It is generally agreed that a keyboard should make some shound when you press a key. This gives you some feedback; it tells you the keystroke has been duly registered. This little key click saves you the trouble of looking at the screen all the time to make sure you have not dropped a letter. This is more important in offices than for home users. In fact, home users may want to work near people--children, parents, spouses, in-law--for whom the key click may be very irritating.
Although the key click on Kaypro keyboards sounds like at expiring cricket, fortunately it is software selectable. You can turn if off if your spouse asks you to. Either an OUT 5, 8 command line issued from MBasic or a command file created from S-Basic (both of which come with the Kaypro), will turn off the click.
The Big Screen
Big screen medium-resolution monochrome graphics (100 by 160 pixels) are available on the Kaypro 10, unlike the earlier Kaypro II and 4. Graphics are accessible from MBasic. Special extensions to S-Basic and sample subroutines in S-Basic are incldued with the Kaypro 10 to make it easier for programmers to develop graphics applications. (See sidebar). The hardware and software that drive the Kaypro 10 screen support blinking text, reduced intensity, inverse video, and cursor on/off.
Two graphics characters, a solid block and a patterned block, allow some "make-do' graphics on the Kaypro II and 4. Some of the games that come with the Kaypro use cleverly arranged letters and numbers to form graphic-like patterns for games. Aliens, for example, plays like Space Invaders.
Higher resolution color graphics boards are available for the Kaypro II and 4 as a retrofit. I have seen a wire wrap version of one of these running on a monochrome monitor, and it looked like about 256 by 512 pixels. Frankly, if you want fast, spectacular graphics, pick another machine.
One of the biggest issues among users of portables is screen size and legibility. Early portables designed for news reporting often had tiny screens that could not be read for long without eyestrain. This tradition was carried over to the Osborne 1, which has a 5 diagonal screen, displaying about 50 characters per line. The Kaypro has a 9 screen and fits 80 characters on a lien. The Osborne Executive has a 7 screen.
One might be tempted to say that Andy Kay, the inventor of the Kaypro, made his screen bigger when he learned about user resistance to the Osborne screen. However, according to Peter McWilliams, who wrote Personal Computer Book, Kay had been planning the Kaypro--as a portable engineering tool--for months before the Osborne came out.
What you see on the screen are green, upper- and lowercase letters. Letters are drawn from the character generation ROM and are a maximum of five dots wide by seven dots high. Letters that normally extend below the line, actually extend below the line when you see them on the screen. Although in earlier Kaypros these descenders tended not to be as tall as the letters that did not desecnd below the line--for example, the lowercase m was taller than the lowercase g. This curiosity has been remedied in the Kaypro 10.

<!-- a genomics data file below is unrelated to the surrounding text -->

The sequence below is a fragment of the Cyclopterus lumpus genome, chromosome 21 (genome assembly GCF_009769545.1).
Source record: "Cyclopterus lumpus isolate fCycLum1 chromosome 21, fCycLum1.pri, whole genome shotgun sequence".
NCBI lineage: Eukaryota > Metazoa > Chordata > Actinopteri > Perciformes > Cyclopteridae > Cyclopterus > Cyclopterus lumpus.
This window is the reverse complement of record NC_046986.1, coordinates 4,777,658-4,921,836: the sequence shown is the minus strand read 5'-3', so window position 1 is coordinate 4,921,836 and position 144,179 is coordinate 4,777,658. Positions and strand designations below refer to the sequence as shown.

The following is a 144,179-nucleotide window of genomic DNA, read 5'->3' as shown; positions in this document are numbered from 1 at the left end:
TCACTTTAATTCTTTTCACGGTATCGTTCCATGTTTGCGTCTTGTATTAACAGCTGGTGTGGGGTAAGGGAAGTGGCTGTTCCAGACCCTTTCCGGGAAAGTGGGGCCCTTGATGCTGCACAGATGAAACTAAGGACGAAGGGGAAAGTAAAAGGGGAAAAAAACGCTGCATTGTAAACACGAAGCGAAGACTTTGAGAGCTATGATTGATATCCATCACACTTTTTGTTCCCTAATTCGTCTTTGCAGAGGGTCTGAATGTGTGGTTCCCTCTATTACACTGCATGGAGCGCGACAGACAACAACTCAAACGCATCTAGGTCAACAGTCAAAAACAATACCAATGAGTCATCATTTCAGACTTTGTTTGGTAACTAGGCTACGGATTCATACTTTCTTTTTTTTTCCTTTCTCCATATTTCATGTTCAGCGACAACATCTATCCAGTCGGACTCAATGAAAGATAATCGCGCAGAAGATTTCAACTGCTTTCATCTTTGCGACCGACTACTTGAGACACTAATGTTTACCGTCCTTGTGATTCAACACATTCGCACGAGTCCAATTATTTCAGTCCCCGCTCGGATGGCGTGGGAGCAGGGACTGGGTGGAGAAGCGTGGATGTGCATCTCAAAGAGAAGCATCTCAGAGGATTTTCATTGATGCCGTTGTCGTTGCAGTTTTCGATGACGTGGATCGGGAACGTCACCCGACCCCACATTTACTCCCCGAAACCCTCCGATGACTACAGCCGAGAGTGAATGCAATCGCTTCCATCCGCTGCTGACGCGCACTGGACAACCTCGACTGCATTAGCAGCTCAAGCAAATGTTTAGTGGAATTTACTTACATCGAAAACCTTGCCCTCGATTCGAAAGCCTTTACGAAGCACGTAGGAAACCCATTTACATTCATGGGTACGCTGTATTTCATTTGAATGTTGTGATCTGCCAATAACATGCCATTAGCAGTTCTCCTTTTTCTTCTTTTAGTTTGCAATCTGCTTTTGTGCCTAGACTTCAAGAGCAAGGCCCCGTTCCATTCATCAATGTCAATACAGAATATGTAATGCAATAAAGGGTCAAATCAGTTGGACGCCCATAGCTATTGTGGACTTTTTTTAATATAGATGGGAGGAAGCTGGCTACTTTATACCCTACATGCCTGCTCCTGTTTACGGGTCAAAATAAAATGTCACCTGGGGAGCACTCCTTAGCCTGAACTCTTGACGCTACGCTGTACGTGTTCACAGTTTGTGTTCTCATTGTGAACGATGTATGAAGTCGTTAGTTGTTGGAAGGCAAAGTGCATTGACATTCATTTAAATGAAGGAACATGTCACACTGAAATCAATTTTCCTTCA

Math buffs will be happy to know that a Greek character set is accessibly by sending an ESC-G from the keyboard or PRING CHR$ (27); CHR$ (71) from Basic. Lowercase letters are then displayed in Greek. Sending ESC-A or PRINT CHR$ (27); CHR$ (65) restores the normal lowercase display.
Software, Software, Software
The software collection that comes with the Kaypro 10 starts with the same word processing, spreadsheet, file management, and utility software offered with previous Kaypro models. Perfect Writer, the word processor, was reviewed in the June 1983 Creative Computing. Running Perfect Writer on a 10Mb machine like the Kaypro 10 means you can have a larger swap file (252K as compared with 64K for the Kaypro II version of Perfect Writer). Because Perfect Writer views the swap file as an extension of RAM, having a larger one means that you can assemble a larger and more complicated book-- more headings and subheadings, more footnotes and cross references.
The greater disk space also alleviates concern about where to put the formatted files Perfect Writer creates. These are always at least as long as the original text file. A WordStar software bundle has been offered since the middle of June. It does not include MailMerge, but does include most of the other packages in the standard Kaypro software bundle.
Two spelling check programs come with the Kaypro 10, Perfect Speller and The Word Plus. Both contain large dictionaries. The larger storage capacity of the Kaypro 10 means that both of these programs can be accessed without changing disks.
The file manager is Perfect Filer. This is a menu-driven system designed to lead the user through the entire database process. Each aspect is covered, via menus: setting up the structure of the database, entering data, selecting data for reporting, and structuring reports for output on the CRT and the printer. Some users have complained the Perfect Filer is slow and that the manu structure is cumbersome. It is, however, a capable file manager. Users can specify a wide range of reports based on matching and limiting criteria. However, it is designed for smaller databases (up to about 1200 records), and the extra storage capability of the Kaypro 10 is, in a sense, wasted on it.